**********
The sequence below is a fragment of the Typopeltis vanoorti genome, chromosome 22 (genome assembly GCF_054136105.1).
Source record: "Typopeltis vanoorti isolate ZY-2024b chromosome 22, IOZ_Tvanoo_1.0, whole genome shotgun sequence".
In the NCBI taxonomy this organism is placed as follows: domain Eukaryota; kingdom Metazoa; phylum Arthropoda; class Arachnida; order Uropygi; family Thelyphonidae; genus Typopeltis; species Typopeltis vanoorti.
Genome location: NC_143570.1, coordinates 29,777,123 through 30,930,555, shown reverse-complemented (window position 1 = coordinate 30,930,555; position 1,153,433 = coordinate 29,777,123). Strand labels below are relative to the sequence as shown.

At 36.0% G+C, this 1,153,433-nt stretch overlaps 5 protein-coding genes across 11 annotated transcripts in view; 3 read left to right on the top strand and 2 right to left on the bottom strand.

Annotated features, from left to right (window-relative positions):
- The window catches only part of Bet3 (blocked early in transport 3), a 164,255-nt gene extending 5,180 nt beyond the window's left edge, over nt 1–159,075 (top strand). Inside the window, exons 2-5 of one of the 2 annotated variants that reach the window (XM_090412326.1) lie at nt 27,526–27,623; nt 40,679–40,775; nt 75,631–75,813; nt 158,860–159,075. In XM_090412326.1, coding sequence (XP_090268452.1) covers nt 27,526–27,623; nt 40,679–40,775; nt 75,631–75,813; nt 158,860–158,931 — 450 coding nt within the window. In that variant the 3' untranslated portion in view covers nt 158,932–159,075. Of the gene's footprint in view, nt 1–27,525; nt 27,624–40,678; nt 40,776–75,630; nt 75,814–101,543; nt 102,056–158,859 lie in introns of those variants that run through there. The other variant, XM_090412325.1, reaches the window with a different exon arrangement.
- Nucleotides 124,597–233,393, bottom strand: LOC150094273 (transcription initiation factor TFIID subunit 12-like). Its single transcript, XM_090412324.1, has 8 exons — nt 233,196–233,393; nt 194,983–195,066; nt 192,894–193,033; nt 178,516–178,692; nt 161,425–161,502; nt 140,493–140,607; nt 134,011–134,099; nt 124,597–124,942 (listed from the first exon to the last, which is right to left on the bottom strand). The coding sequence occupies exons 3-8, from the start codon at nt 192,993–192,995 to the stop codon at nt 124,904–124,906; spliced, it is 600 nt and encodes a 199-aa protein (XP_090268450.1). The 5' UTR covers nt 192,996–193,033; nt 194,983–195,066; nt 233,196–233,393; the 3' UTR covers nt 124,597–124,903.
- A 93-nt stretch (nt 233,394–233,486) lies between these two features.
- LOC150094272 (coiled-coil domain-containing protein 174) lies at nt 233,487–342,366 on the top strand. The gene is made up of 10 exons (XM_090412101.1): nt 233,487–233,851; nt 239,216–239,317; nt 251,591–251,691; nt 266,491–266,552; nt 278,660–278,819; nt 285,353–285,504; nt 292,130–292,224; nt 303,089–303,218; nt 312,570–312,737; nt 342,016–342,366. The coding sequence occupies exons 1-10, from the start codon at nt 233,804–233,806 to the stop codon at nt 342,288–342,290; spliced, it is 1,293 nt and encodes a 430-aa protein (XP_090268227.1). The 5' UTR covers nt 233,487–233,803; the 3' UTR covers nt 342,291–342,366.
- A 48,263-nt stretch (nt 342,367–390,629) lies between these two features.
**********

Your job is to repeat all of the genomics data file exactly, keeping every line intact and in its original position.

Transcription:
The sequence below is a fragment of the Typopeltis vanoorti genome, chromosome 22 (genome assembly GCF_054136105.1).
Source record: "Typopeltis vanoorti isolate ZY-2024b chromosome 22, IOZ_Tvanoo_1.0, whole genome shotgun sequence".
In the NCBI taxonomy this organism is placed as follows: domain Eukaryota; kingdom Metazoa; phylum Arthropoda; class Arachnida; order Uropygi; family Thelyphonidae; genus Typopeltis; species Typopeltis vanoorti.
Genome location: NC_143570.1, coordinates 29,777,123 through 30,930,555, shown reverse-complemented (window position 1 = coordinate 30,930,555; position 1,153,433 = coordinate 29,777,123). Strand labels below are relative to the sequence as shown.

At 36.0% G+C, this 1,153,433-nt stretch overlaps 5 protein-coding genes across 11 annotated transcripts in view; 3 read left to right on the top strand and 2 right to left on the bottom strand.

Annotated features, from left to right (window-relative positions):
- The window catches only part of Bet3 (blocked early in transport 3), a 164,255-nt gene extending 5,180 nt beyond the window's left edge, over nt 1–159,075 (top strand). Inside the window, exons 2-5 of one of the 2 annotated variants that reach the window (XM_090412326.1) lie at nt 27,526–27,623; nt 40,679–40,775; nt 75,631–75,813; nt 158,860–159,075. In XM_090412326.1, coding sequence (XP_090268452.1) covers nt 27,526–27,623; nt 40,679–40,775; nt 75,631–75,813; nt 158,860–158,931 — 450 coding nt within the window. In that variant the 3' untranslated portion in view covers nt 158,932–159,075. Of the gene's footprint in view, nt 1–27,525; nt 27,624–40,678; nt 40,776–75,630; nt 75,814–101,543; nt 102,056–158,859 lie in introns of those variants that run through there. The other variant, XM_090412325.1, reaches the window with a different exon arrangement.
- Nucleotides 124,597–233,393, bottom strand: LOC150094273 (transcription initiation factor TFIID subunit 12-like). Its single transcript, XM_090412324.1, has 8 exons — nt 233,196–233,393; nt 194,983–195,066; nt 192,894–193,033; nt 178,516–178,692; nt 161,425–161,502; nt 140,493–140,607; nt 134,011–134,099; nt 124,597–124,942 (listed from the first exon to the last, which is right to left on the bottom strand). The coding sequence occupies exons 3-8, from the start codon at nt 192,993–192,995 to the stop codon at nt 124,904–124,906; spliced, it is 600 nt and encodes a 199-aa protein (XP_090268450.1). The 5' UTR covers nt 192,996–193,033; nt 194,983–195,066; nt 233,196–233,393; the 3' UTR covers nt 124,597–124,903.
- A 93-nt stretch (nt 233,394–233,486) lies between these two features.
- LOC150094272 (coiled-coil domain-containing protein 174) lies at nt 233,487–342,366 on the top strand. The gene is made up of 10 exons (XM_090412101.1): nt 233,487–233,851; nt 239,216–239,317; nt 251,591–251,691; nt 266,491–266,552; nt 278,660–278,819; nt 285,353–285,504; nt 292,130–292,224; nt 303,089–303,218; nt 312,570–312,737; nt 342,016–342,366. The coding sequence occupies exons 1-10, from the start codon at nt 233,804–233,806 to the stop codon at nt 342,288–342,290; spliced, it is 1,293 nt and encodes a 430-aa protein (XP_090268227.1). The 5' UTR covers nt 233,487–233,803; the 3' UTR covers nt 342,291–342,366.
- A 48,263-nt stretch (nt 342,367–390,629) lies between these two features.